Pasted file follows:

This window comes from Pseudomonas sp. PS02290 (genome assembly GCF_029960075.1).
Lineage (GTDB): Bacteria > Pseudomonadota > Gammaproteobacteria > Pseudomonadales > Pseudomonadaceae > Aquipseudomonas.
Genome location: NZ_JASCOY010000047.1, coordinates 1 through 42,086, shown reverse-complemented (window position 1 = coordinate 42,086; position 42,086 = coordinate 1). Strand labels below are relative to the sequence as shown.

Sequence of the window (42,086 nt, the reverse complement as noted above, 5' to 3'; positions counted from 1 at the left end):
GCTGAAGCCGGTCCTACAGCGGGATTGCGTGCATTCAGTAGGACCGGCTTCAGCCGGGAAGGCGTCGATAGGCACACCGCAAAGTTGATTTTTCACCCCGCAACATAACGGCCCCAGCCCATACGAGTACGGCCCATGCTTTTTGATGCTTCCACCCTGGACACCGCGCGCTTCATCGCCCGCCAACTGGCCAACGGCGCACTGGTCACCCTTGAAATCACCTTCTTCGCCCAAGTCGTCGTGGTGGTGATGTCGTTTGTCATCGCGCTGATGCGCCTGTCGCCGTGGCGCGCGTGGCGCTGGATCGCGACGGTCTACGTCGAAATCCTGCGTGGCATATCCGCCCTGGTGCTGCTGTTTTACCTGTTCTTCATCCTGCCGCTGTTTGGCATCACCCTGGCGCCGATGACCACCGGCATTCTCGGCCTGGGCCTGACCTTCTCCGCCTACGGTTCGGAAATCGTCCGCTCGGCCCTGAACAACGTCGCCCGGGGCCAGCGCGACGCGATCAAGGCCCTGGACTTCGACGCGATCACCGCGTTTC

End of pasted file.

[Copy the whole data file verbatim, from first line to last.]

This window comes from Pseudomonas sp. PS02290 (genome assembly GCF_029960075.1).
Lineage (GTDB): Bacteria > Pseudomonadota > Gammaproteobacteria > Pseudomonadales > Pseudomonadaceae > Aquipseudomonas.
Genome location: NZ_JASCOY010000047.1, coordinates 1 through 42,086, shown reverse-complemented (window position 1 = coordinate 42,086; position 42,086 = coordinate 1). Strand labels below are relative to the sequence as shown.

Sequence of the window (42,086 nt, the reverse complement as noted above, 5' to 3'; positions counted from 1 at the left end):
GCTGAAGCCGGTCCTACAGCGGGATTGCGTGCATTCAGTAGGACCGGCTTCAGCCGGGAAGGCGTCGATAGGCACACCGCAAAGTTGATTTTTCACCCCGCAACATAACGGCCCCAGCCCATACGAGTACGGCCCATGCTTTTTGATGCTTCCACCCTGGACACCGCGCGCTTCATCGCCCGCCAACTGGCCAACGGCGCACTGGTCACCCTTGAAATCACCTTCTTCGCCCAAGTCGTCGTGGTGGTGATGTCGTTTGTCATCGCGCTGATGCGCCTGTCGCCGTGGCGCGCGTGGCGCTGGATCGCGACGGTCTACGTCGAAATCCTGCGTGGCATATCCGCCCTGGTGCTGCTGTTTTACCTGTTCTTCATCCTGCCGCTGTTTGGCATCACCCTGGCGCCGATGACCACCGGCATTCTCGGCCTGGGCCTGACCTTCTCCGCCTACGGTTCGGAAATCGTCCGCTCGGCCCTGAACAACGTCGCCCGGGGCCAGCGCGACGCGATCAAGGCCCTGGACTTCGACGCGATCACCGCGTTTC